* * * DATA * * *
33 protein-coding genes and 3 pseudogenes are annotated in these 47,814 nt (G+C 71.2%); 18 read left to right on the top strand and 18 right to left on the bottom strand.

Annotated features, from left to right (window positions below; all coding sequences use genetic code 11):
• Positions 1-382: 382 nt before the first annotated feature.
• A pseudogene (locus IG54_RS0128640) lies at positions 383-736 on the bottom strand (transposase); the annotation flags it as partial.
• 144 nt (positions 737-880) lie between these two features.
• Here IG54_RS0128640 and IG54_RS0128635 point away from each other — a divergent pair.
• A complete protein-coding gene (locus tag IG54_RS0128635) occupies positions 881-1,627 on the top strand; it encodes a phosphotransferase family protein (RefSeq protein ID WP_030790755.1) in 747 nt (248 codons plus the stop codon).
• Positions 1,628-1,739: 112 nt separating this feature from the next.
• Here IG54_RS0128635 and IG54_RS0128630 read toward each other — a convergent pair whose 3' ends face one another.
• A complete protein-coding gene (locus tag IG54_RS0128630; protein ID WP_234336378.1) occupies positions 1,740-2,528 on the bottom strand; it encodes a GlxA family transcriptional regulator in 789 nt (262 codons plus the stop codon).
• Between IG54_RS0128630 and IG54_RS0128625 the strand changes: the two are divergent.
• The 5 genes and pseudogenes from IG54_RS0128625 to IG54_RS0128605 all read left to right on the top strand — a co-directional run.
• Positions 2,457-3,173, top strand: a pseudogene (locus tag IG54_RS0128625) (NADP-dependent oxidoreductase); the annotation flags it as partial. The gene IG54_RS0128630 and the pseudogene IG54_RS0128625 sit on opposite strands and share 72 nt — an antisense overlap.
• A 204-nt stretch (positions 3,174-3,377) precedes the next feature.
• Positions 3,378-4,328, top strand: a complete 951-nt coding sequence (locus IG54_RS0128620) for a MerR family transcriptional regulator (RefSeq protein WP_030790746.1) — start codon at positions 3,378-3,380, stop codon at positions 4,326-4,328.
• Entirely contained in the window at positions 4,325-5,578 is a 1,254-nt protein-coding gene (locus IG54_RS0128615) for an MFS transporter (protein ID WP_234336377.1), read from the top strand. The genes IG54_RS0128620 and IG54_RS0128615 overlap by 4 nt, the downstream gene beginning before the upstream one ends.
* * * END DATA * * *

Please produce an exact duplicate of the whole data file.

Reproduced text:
33 protein-coding genes and 3 pseudogenes are annotated in these 47,814 nt (G+C 71.2%); 18 read left to right on the top strand and 18 right to left on the bottom strand.

Annotated features, from left to right (window positions below; all coding sequences use genetic code 11):
• Positions 1-382: 382 nt before the first annotated feature.
• A pseudogene (locus IG54_RS0128640) lies at positions 383-736 on the bottom strand (transposase); the annotation flags it as partial.
• 144 nt (positions 737-880) lie between these two features.
• Here IG54_RS0128640 and IG54_RS0128635 point away from each other — a divergent pair.
• A complete protein-coding gene (locus tag IG54_RS0128635) occupies positions 881-1,627 on the top strand; it encodes a phosphotransferase family protein (RefSeq protein ID WP_030790755.1) in 747 nt (248 codons plus the stop codon).
• Positions 1,628-1,739: 112 nt separating this feature from the next.
• Here IG54_RS0128635 and IG54_RS0128630 read toward each other — a convergent pair whose 3' ends face one another.
• A complete protein-coding gene (locus tag IG54_RS0128630; protein ID WP_234336378.1) occupies positions 1,740-2,528 on the bottom strand; it encodes a GlxA family transcriptional regulator in 789 nt (262 codons plus the stop codon).
• Between IG54_RS0128630 and IG54_RS0128625 the strand changes: the two are divergent.
• The 5 genes and pseudogenes from IG54_RS0128625 to IG54_RS0128605 all read left to right on the top strand — a co-directional run.
• Positions 2,457-3,173, top strand: a pseudogene (locus tag IG54_RS0128625) (NADP-dependent oxidoreductase); the annotation flags it as partial. The gene IG54_RS0128630 and the pseudogene IG54_RS0128625 sit on opposite strands and share 72 nt — an antisense overlap.
• A 204-nt stretch (positions 3,174-3,377) precedes the next feature.
• Positions 3,378-4,328, top strand: a complete 951-nt coding sequence (locus IG54_RS0128620) for a MerR family transcriptional regulator (RefSeq protein WP_030790746.1) — start codon at positions 3,378-3,380, stop codon at positions 4,326-4,328.
• Entirely contained in the window at positions 4,325-5,578 is a 1,254-nt protein-coding gene (locus IG54_RS0128615) for an MFS transporter (protein ID WP_234336377.1), read from the top strand. The genes IG54_RS0128620 and IG54_RS0128615 overlap by 4 nt, the downstream gene beginning before the upstream one ends.